The great reckoning begins. Correct/nailed. As predicted, since most of the bubble was tied up in private companies owned by private funds, the unwind would happen in slow motion. But it’s happening.
Silicon Valley cools off a bit. Partial. While IPOs were down, you couldn’t see the cooling in anecdotal data, like my favorite metric, traffic on highway101.
Porter’s five forces analysis makes a comeback. Partial. So-called “momentum investing” did cool off, implying more rational situation analysis, but you didn’t hear people talking about Porter per se.
Cyber-cash makes a rise. Correct. Bitcoin more doubled on the year (and Ethereum was up 8x) which perversely reinforced my view that these crypto-currencies are too volatile — people want the anonymity of cash without a highly variable exchange rate. The underlying technology for Bitcoin, blockchain, took off big time.
SAP realizes they are a complex enterprise application company. Incorrect. They’re still “running simple” and talking too much about enabling technology. The stock was up 9% on the year in line with revenues up around 8% thus far.
Oracle’s cloud strategy gets revealed – “we’ll sell you any deployment model you want as long as your annual bill goes up.” Partial. I should have said “we’ll sell you any deployment model you want as long as we can call it cloud to Wall St.”
Accounting irregularities discovered at one or more unicorns. Correct/nailed. During these bubbles the pattern always repeats itself – some people always start breaking the rules in order to stand out, get famous, or get rich. Fortune just ran an amazing story that talks about the “fake it till you make it” culture of some diseased startups.
Startup workers get disappointed on exits. Partial. I’m not aware of any lawsuits here but workers at many high flyers have been disappointed and there is a new awareness that the “unicorn party” may be a good thing for founders and VCs, but maybe not such a good thing for rank-and-file employees (and executive management).
The first cloud EPM S-1 gets filed. Incorrect. Not yet, at least. While it’s always possible someone did the private filing process with the SEC, I’m guessing that didn’t happen either.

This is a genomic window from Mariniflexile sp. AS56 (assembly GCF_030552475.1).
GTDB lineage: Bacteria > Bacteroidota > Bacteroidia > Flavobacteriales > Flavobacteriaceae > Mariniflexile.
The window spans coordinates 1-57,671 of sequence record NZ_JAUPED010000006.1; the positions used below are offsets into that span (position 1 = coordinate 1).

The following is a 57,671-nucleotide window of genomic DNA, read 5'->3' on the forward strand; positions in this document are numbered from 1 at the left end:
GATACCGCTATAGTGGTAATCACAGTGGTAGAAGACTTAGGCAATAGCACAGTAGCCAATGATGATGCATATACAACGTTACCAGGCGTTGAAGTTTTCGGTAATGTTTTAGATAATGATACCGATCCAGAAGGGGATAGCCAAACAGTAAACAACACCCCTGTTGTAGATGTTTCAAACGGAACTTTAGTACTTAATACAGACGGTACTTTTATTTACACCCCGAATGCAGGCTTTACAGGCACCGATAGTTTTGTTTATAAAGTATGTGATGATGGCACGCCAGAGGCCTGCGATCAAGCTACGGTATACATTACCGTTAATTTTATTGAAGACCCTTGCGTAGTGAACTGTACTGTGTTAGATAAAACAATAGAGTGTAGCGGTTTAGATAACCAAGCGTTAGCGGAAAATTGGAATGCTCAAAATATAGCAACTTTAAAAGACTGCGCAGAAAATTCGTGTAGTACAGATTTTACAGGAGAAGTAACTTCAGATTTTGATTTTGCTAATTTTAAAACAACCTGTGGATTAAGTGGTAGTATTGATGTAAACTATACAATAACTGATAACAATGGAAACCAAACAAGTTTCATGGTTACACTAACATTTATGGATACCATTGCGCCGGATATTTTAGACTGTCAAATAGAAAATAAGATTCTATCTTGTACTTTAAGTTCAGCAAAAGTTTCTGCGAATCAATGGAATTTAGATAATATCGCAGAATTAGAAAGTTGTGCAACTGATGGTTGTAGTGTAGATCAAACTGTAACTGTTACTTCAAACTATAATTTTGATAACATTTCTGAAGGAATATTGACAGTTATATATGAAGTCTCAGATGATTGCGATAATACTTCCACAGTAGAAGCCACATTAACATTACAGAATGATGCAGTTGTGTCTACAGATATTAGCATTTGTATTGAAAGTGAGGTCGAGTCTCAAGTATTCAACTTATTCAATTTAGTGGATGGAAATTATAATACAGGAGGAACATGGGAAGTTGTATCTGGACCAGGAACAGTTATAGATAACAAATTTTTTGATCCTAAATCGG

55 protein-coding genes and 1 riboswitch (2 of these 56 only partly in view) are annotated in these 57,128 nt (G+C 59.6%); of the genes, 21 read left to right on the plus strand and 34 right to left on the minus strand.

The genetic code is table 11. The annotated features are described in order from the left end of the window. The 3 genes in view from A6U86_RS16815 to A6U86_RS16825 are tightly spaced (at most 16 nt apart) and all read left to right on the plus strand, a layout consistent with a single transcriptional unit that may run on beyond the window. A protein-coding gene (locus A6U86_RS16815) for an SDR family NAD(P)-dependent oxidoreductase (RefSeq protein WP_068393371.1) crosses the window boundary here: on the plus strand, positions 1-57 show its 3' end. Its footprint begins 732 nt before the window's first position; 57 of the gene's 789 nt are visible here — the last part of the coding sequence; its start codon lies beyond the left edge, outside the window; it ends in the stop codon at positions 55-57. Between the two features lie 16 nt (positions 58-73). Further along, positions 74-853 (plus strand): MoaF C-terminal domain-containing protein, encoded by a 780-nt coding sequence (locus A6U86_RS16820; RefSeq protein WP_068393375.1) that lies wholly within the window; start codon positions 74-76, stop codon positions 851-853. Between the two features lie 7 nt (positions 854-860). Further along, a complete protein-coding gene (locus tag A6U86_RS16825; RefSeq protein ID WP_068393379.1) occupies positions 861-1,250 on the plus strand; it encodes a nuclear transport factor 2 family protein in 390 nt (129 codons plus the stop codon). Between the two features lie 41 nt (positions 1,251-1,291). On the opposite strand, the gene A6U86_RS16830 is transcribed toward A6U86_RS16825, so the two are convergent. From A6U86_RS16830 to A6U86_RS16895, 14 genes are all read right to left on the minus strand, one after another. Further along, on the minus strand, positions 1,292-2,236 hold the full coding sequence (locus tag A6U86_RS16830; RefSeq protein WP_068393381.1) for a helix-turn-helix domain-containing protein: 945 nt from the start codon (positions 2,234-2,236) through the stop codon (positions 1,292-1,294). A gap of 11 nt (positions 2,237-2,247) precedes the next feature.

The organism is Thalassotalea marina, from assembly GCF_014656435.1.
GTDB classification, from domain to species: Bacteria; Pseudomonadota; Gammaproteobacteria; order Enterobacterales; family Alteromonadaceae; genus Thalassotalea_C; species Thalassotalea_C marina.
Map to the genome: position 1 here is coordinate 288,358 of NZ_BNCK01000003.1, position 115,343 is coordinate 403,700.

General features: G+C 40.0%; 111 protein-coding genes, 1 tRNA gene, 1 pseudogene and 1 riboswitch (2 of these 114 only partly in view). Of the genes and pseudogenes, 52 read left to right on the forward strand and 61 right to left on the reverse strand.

2016 will be a great year for Host Analytics. Correct. We had a strong finish to the year and emerged stronger than we started with over 600 great customers, great partners, and a great team.
Now, let’s move on to my predictions for 2017 which – as a sign of the times – will include more macro and political content than usual.
Social media companies finally step up and do something about fake news. While per a former Facebook designer, “it turns out that bullshit is highly engaging,” these sites will need to do something to filter, rate, or classify fake news (let alone stopping to recommend it). Otherwise they will both lose credibility and readership – as well as fail to act in a responsible way commensurate with their information dissemination power.
Gut feel makes a comeback. After a decade of Google-inspired heavily data-driven and A/B-tested management, the new US administration will increasingly be less data-driven and more gut-feel-driven in making decisions. Riding against both common sense and the big data / analytics / data science trends, people will be increasingly skeptical of purely data-driven decisions and anti-data people will publicize data-driven failures to popularize their arguments. This “war on data” will build during the year, fueled by Trump, and some of it will spill over into business. Morale in the Intelligence Community will plummet.